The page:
It has polarised Goan society like perhaps nothing else, pitching the north against the south, though there are other voices trying to make themselves heard. One of these is of veteran builder and hotelier Victor Albuquerque. A north Goa resident, he owns luxury hotels both in the south and north beach-belt, and says he is optimistic that instead of being divisive, the airport at Mopa will in fact benefit all of Goa.
There is no need to view it from the north-south prism. “Mopa can benefit all, provided there is an efficient network of highways. Goa can have better connectivity through fast trains and better highways. We need a better international airport because the airport is the first touch point when a tourist arrives at a destination,” he says.
The current travel time from the airport at Dabolim in central Goa to resorts in the north Goa beach-belt of Calangute-Candolim, the hub of tourism is approximately one hour. It is the same for those who travel to the southern beach-belt of Mobor-Cavelossim, which has a high concentration of luxury resorts, but it takes an hour more to travel to the extreme southern end of Goa to Canacona. The reason why the northern Pernem taluka has lagged in the tourism sweepstakes is because of its distance to the present airport.
These are fears
Several tourism stakeholders in south Goa, fear that once the airport at Mopa becomes operational, Dabolim airport will be closed for civilian flights. There are undercurrents though like Catholics in the south feel Mopa is being pushed through to kill tourism down south and it will affect them adversely economically. Although there is frenetic activity to widen NH17, there are major bottlenecks which will inevitably slow down traffic.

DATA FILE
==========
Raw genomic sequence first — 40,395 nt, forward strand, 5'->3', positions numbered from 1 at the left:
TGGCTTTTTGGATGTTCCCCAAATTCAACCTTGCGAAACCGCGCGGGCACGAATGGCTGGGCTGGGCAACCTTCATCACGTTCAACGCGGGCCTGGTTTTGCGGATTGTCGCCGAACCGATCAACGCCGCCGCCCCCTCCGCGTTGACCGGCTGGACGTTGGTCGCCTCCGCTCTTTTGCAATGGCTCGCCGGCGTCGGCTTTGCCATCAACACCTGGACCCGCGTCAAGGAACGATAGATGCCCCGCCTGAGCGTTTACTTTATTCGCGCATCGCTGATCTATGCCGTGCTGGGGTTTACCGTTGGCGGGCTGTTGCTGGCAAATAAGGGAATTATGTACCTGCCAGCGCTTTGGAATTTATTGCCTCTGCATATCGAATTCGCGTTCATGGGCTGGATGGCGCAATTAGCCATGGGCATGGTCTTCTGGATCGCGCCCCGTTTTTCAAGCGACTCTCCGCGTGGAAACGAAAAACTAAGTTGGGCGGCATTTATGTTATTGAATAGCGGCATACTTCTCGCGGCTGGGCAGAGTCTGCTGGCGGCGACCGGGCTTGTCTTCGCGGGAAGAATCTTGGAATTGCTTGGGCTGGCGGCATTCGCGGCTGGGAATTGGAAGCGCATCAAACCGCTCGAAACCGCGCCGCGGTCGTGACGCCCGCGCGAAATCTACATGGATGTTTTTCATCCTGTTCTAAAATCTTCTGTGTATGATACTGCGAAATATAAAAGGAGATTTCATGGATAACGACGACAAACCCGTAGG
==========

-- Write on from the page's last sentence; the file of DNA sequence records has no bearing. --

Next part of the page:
The past problems
In the old days, though, the north-south divide in Goa was essentially over the way Konkani, the official language of Goa, and the ‘mother tongue’ of most, was spoken. North Goans have their own Konkani, and find the Konkani spoken down south weird, and vice-versa.
Hindu Konkani is markedly different from Catholic Konkani, too. With distances being cut short in modern times, there have been a large number of north-south, Hindu-Catholic marriages, and things have become a little mixed.
There is also the east-west divide, with NH17 which runs in the middle of the state from the northern to the southern border for around 100 kms, cutting the state into two halves. The west is relatively more prosperous, and the western coastal belt is where the tourism boom happened.